VANCOUVER, British Columbia -- Prominent ocean environmentalist
Jean-Michel Cousteau called on the cruise industry to better
educate its customers on how to enjoy fragile seaways and
"Pollution and coastal development are destroying the diversity
of our marine life at an alarming rate," Cousteau said at the
annual Ship to Shore conference here. "We are poisoning our
planet's very life blood."
Cousteau's visit to the Alaska-oriented tourism gathering, which
drew agents from throughout the U.S. and Canada, was arranged as a
part of the United Nations' International Year of the Ocean.
"It is very important to educate tourists," Cousteau said.
"Educated tourists enjoy their visits more, and they do the right
Cousteau, following in the footsteps of his father, Jacques
Cousteau, who died a year ago, called on all segments of the
tourism field, including cruise lines, to develop guidelines for
their customers, advising them on how to care for the ecology.
Moderating a later panel discussion, Rick James, Princess
Cruises' senior vice president of marketing and corporate
communications and the current chairman of Cruise Lines
International Association, defended his industry's contribution to
"I think the industry fully understands its responsibilities to
the oceans," James said. "This is where we make our living. We all
have become cognizant [of] those responsibilities, and I'm very
pleased to see how the industry has moved forward on [environmental
Nevertheless, James acknowledged that more could be done and
pledged to carry Cousteau's comments back to his colleagues in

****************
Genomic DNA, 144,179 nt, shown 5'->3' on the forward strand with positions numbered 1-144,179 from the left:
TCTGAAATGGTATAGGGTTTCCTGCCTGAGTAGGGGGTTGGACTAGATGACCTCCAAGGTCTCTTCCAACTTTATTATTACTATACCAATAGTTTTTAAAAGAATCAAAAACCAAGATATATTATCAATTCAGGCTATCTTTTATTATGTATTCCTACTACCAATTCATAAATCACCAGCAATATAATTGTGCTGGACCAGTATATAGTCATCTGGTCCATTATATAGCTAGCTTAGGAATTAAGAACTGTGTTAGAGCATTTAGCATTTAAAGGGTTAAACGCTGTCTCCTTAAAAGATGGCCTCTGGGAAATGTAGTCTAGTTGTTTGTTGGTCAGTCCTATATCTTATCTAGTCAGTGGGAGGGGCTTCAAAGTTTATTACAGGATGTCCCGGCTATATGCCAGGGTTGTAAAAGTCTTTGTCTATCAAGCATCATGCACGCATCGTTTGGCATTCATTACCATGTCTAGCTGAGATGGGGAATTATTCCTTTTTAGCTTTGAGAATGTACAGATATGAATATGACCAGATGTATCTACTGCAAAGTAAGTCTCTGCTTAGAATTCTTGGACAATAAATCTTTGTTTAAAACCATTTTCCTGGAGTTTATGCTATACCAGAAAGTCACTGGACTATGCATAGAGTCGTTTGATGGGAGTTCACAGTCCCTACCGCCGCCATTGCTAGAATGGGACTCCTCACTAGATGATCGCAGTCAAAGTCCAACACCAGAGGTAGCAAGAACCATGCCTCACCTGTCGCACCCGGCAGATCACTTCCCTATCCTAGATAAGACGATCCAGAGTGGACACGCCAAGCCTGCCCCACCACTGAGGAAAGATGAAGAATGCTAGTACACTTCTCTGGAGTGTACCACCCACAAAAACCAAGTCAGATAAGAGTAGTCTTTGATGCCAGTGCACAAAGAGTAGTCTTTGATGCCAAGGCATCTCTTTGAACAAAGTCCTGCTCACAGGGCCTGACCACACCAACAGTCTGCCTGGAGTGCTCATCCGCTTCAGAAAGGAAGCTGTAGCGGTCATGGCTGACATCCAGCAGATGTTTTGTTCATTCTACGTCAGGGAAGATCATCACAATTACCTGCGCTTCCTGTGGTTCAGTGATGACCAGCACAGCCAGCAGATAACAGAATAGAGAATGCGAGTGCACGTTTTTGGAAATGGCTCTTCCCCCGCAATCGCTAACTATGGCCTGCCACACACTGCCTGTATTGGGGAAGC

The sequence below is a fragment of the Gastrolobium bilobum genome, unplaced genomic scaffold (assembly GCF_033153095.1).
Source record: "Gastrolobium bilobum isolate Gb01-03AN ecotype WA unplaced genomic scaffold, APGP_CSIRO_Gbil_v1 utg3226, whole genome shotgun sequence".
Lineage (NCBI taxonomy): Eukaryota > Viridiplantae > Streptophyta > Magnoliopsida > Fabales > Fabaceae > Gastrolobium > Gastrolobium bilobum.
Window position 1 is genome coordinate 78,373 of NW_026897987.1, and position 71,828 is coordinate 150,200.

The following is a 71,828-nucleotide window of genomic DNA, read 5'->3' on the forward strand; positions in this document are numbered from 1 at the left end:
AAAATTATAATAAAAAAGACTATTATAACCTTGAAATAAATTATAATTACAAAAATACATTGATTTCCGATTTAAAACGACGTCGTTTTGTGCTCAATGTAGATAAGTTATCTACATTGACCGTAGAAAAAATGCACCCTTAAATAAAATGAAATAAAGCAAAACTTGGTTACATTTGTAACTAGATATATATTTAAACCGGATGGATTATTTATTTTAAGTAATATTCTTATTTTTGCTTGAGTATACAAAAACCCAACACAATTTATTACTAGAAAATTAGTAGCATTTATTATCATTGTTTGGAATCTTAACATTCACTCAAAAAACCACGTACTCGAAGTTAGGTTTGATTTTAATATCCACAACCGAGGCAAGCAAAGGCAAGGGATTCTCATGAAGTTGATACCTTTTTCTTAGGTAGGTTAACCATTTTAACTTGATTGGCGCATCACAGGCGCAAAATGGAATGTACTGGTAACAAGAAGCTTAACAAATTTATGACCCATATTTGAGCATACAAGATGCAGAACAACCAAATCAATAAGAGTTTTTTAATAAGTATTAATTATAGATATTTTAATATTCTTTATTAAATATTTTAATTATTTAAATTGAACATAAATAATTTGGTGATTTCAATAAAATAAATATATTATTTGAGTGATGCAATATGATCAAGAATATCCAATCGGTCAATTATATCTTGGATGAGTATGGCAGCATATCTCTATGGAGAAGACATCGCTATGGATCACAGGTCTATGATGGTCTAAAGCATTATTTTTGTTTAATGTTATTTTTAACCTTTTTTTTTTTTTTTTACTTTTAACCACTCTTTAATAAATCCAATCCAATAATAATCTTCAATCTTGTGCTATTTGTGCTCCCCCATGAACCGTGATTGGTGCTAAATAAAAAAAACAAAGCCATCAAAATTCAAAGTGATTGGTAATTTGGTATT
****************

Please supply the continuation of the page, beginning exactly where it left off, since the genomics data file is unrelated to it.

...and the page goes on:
"Jean-Michel's words were not lost on us," James said. "I have a
13-year-old son, and it's important to me that, in the years ahead,
he can go cruising and enjoy the experience that I have
On another topic, when asked by an agent why Alaska per diems,
even allowing for discounts, were invariably higher than in, say,
the Caribbean, James said that was a function of "supply and demand
and the short Alaska season."
Another panelist, Kirk Lanterman, the chairman and chief
executive officer of Holland America-Westours, noted that, in
Alaska, ships were required to carry pilots on board at all times
-- at a cost of $4,000 to $5,000 a day -- whereas elsewhere pilots
generally were required only for a short time when entering and
And he noted that, in many places in Alaska, cruise lines were
investing in infrastructure commitments that needed funding -- as
in the case, he said, of the dock Princess built for its ships in
The city liked the concept so much, according to Lanterman, that
it then assessed other cruise lines to fund an upgrade of other
dock facilities. Then, too, he pointed out, fuel is more expensive
in Alaska than elsewhere because of local taxes.